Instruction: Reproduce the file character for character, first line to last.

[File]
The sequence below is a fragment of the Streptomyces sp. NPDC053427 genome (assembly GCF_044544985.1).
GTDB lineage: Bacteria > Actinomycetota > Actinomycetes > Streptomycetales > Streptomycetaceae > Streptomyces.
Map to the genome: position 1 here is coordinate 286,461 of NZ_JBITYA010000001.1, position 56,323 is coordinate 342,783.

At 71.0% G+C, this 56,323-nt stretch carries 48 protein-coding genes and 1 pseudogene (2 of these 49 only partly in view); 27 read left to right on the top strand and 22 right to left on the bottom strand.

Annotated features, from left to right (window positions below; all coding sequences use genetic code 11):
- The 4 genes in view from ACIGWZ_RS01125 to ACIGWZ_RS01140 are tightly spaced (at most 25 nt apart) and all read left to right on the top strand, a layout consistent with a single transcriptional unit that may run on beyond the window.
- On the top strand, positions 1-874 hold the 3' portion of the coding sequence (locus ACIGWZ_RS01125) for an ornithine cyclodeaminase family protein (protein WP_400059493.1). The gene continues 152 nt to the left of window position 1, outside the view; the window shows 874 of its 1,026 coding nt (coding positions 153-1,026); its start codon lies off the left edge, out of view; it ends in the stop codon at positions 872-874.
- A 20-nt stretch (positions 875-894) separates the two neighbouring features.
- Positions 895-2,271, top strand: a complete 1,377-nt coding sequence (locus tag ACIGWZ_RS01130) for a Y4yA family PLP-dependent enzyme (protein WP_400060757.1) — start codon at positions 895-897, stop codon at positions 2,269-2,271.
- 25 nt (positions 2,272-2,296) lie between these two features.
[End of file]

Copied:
The sequence below is a fragment of the Streptomyces sp. NPDC053427 genome (assembly GCF_044544985.1).
GTDB lineage: Bacteria > Actinomycetota > Actinomycetes > Streptomycetales > Streptomycetaceae > Streptomyces.
Map to the genome: position 1 here is coordinate 286,461 of NZ_JBITYA010000001.1, position 56,323 is coordinate 342,783.

At 71.0% G+C, this 56,323-nt stretch carries 48 protein-coding genes and 1 pseudogene (2 of these 49 only partly in view); 27 read left to right on the top strand and 22 right to left on the bottom strand.

Annotated features, from left to right (window positions below; all coding sequences use genetic code 11):
- The 4 genes in view from ACIGWZ_RS01125 to ACIGWZ_RS01140 are tightly spaced (at most 25 nt apart) and all read left to right on the top strand, a layout consistent with a single transcriptional unit that may run on beyond the window.
- On the top strand, positions 1-874 hold the 3' portion of the coding sequence (locus ACIGWZ_RS01125) for an ornithine cyclodeaminase family protein (protein WP_400059493.1). The gene continues 152 nt to the left of window position 1, outside the view; the window shows 874 of its 1,026 coding nt (coding positions 153-1,026); its start codon lies off the left edge, out of view; it ends in the stop codon at positions 872-874.
- A 20-nt stretch (positions 875-894) separates the two neighbouring features.
- Positions 895-2,271, top strand: a complete 1,377-nt coding sequence (locus tag ACIGWZ_RS01130) for a Y4yA family PLP-dependent enzyme (protein WP_400060757.1) — start codon at positions 895-897, stop codon at positions 2,269-2,271.
- 25 nt (positions 2,272-2,296) lie between these two features.